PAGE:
Wabash has DePauw. Wittenberg has Ohio Wesleyan.
Those are the rivalry games for the perennial North Coast Athletic Conference powers. Trophies get passed around, though both series have been lopsided in recent years. Lines get added to the media guides for rivalries that go back more than 100 years in both cases.
But the Wittenberg-Wabash game takes a back seat only in the age department. The teams meet for the 20th time since 2000 at 1 p.m. Saturday in Springfield. As usual, first place will be on the line.
“These are two teams that prepare for this game 12 months of the year,” Wittenberg coach Joe Fincham said in 2017. “Everyone knows what’s at stake.”
No. 8 Wittenberg (7-0, 6-0) leads Wabash (6-1, 5-1) and Denison (5-2, 5-1) by one game with three games to play. Wittenberg has won 21 straight regular-season games and survived its biggest test so far by winning 68-66 at Denison in four overtimes on Sept. 29. Wabash suffered its only loss at Denison, 34-10 on Oct. 6.
Wittenberg leads the series against Wabash 10-9. That doesn’t count Wittenberg’s two victories over Wabash in 1964 and 1965.
Here’s a look back at the series with a list of superlatives:
Best game for an offensive coordinator: It will be hard to top Wabash’s 46-43 overtime victory in 2002 in Springfield. That was Wabash’s first victory in the series, and it set the tone for all the great games to follow.
Wittenberg rallied from a 43-26 deficit in the fourth quarter only to lose on a 27-yard field goal by Mark Server.
Best game for a defensive coordinator: Wittenberg beat Wabash 10-7 in 2009 in Crawfordsville. Michael Cooper’s touchdown catch was Wittenberg’s only score until the 31-yard field goal by Zack Harris with 1 second to play.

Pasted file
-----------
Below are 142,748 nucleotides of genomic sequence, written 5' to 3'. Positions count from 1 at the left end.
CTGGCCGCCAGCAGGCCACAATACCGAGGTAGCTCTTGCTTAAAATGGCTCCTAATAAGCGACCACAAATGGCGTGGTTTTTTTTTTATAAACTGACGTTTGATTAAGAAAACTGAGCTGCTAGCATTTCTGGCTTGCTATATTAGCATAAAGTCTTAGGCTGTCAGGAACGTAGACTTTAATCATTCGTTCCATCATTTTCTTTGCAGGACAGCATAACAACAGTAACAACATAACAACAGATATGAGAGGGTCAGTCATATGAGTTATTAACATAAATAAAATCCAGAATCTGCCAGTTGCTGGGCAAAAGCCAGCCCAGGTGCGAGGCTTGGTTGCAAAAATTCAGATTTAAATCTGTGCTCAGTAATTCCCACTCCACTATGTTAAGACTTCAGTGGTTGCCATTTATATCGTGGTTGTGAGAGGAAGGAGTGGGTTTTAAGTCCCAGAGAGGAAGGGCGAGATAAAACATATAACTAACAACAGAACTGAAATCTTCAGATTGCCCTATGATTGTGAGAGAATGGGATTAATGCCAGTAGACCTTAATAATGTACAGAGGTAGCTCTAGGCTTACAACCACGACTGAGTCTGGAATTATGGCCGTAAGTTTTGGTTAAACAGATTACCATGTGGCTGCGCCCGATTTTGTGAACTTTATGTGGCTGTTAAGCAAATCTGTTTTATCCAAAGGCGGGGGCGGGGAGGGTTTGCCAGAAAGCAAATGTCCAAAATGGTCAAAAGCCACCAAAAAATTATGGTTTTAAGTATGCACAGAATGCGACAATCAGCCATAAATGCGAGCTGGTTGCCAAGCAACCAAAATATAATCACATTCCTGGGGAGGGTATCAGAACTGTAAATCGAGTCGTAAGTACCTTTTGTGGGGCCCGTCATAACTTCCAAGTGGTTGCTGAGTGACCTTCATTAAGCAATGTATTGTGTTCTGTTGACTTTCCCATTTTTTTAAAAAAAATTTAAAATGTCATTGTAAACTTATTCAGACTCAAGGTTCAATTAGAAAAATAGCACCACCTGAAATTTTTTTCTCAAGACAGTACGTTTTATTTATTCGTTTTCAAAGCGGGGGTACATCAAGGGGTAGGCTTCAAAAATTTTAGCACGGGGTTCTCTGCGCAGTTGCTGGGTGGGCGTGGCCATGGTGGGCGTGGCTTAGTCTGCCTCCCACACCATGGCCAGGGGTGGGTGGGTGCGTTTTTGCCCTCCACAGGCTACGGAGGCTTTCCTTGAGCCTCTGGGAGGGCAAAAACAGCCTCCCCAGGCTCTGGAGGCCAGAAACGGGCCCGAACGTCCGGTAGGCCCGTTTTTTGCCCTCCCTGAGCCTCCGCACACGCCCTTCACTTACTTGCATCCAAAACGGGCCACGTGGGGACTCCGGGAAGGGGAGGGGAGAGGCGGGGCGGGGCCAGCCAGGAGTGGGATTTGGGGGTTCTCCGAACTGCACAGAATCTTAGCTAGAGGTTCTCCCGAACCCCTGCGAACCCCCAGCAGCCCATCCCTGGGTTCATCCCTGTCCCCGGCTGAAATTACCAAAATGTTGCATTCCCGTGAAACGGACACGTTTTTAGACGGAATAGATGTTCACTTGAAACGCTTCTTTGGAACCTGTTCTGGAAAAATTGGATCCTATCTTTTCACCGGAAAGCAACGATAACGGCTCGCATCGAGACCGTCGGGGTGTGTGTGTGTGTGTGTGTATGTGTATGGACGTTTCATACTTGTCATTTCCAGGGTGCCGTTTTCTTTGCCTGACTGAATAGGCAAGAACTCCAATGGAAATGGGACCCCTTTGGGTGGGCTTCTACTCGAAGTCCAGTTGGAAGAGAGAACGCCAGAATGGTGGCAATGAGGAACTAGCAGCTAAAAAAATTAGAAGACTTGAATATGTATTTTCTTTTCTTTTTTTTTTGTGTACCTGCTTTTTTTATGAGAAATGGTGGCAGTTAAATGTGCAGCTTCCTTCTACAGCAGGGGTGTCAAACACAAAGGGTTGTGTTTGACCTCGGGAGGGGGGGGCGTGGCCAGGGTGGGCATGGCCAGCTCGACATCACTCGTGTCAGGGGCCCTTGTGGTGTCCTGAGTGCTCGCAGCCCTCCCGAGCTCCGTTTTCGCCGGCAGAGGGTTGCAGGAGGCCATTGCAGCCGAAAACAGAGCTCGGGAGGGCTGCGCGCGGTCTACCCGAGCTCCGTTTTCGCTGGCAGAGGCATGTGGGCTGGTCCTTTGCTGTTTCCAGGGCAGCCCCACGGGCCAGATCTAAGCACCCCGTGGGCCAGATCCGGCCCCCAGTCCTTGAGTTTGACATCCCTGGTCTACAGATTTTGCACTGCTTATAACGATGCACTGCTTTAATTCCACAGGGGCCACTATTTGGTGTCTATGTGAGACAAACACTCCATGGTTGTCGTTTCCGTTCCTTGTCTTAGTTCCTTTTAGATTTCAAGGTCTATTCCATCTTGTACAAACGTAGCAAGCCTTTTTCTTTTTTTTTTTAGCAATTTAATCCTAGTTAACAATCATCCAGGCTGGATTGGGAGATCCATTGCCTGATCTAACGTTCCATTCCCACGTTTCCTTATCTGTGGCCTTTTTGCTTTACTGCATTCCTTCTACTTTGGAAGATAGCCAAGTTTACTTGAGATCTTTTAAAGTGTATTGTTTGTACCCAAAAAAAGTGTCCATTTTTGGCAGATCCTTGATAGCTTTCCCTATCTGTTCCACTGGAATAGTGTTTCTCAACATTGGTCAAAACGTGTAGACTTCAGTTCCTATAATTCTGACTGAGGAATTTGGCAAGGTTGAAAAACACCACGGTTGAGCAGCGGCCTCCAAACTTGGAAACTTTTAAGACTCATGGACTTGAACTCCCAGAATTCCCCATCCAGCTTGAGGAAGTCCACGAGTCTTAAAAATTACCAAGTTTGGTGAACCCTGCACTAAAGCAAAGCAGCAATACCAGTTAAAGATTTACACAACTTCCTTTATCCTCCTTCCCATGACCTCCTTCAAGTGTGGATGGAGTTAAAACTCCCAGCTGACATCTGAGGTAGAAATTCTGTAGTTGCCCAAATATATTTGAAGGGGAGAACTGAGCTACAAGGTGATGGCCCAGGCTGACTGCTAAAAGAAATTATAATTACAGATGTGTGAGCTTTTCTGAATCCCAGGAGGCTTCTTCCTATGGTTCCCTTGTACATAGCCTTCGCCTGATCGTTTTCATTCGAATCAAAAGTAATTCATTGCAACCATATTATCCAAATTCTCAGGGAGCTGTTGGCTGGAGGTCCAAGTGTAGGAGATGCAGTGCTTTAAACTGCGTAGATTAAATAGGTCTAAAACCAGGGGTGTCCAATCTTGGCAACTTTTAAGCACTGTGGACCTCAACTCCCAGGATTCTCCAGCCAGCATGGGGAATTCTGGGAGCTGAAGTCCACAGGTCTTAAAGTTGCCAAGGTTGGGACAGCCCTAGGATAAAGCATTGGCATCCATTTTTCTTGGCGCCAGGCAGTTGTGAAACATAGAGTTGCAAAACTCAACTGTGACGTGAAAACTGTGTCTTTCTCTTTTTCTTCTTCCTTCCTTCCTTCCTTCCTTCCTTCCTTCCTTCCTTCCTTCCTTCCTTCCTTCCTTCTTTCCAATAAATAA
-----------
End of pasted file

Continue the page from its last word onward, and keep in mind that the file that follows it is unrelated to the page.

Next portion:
Strangest game: The rivalry began with a 41-10 victory by Wittenberg at Wabash in 2000. That game took six hours to play. It featured a grub infestation in Wabash’s turf that delayed the game for 22 minutes. Three sections of turf had to be removed.
Then a longer lightning delay forced the teams to move to Crawfordsville High School, which had lights. Hollett Little Giant Stadium did not.
“I remember sitting around the locker room and guys laughing about the situation,” Wittenberg wide receiver Michael Aljancic said in 2008. “It was tough to get mentally prepared to play again. We were kind of ticked off about the whole situation, having to be there for 12 hours.”
Biggest catch: Bryce Bailey caught a 24-yard touchdown pass from Jake Kennedy with 6:54 left in the fourth quarter to lift the Tigers to a 20-14 victory at Wabash in 2017.
“It was a crucial play we needed,” Bailey said. “Jake put the ball in a perfect spot. All game they had been biting on choice routes.”
Top rushing performance: Wittenberg’s Tristan Murray rushed 28 times for 218 yards and three touchdowns in 2004 in a 49-35 victory in Springfield. He also caught a touchdown pass.
Top receiving performance: Wabash’s Kody Lemond caught 10 passes for 149 yards with one touchdown in a 13-10 victory in Springfield in 2008.
Top quarterback performance: Wabash’s Jake Knott completed 27 of 51 passes for 373 yards with three touchdown passes in Springfield in 2002.
Top defensive performance: Wabash safety Addrian Frederick picked off four passes in 2009.
Best single punt: In 2004 in Springfield, Wittenberg’s Jacob Thomas booted a 73-yard punt, the second longest in school history. Wabash fumbled the punt, and Wittenberg recovered inside the 10-yard line in the final minutes.
Best punting performance: Wittenberg’s Will Gingery punted nine times in a 24-14 victory in 2016 in Springfield. He averaged 47.7 yards per punt, pinned Wabash inside the 20 six times and had a long punt of 69 yards.
Most memorable drive: Wabash secured a 27-24 victory in Springfield in 2012 with a 16-play, 48-yard drive that took the final 9 minutes, 32 seconds off the clock.
Longest winning streak: Wabash won three straight against Wittenberg starting with that regular-season victory in 2002 and also including a 25-14 playoff victory that season and a 41-14 victory in 2003.
Worst stat: Wittenberg committed eight turnovers (five fumbles and three interceptions) in a 2003 playoff loss at Wabash.
Best quote: Wittenberg beat Wabash 19-17 in Springfield in 2006. Wabash’sChad Finley missed a 28-yard field goal with 4 seconds remaining.
Wittenberg fullback Andy Vanover said, “I was watching, barely. I was waiting for a gust of wind or a bad snap. Thank God he missed it. I’m drained. I’m done. … Until next week.”
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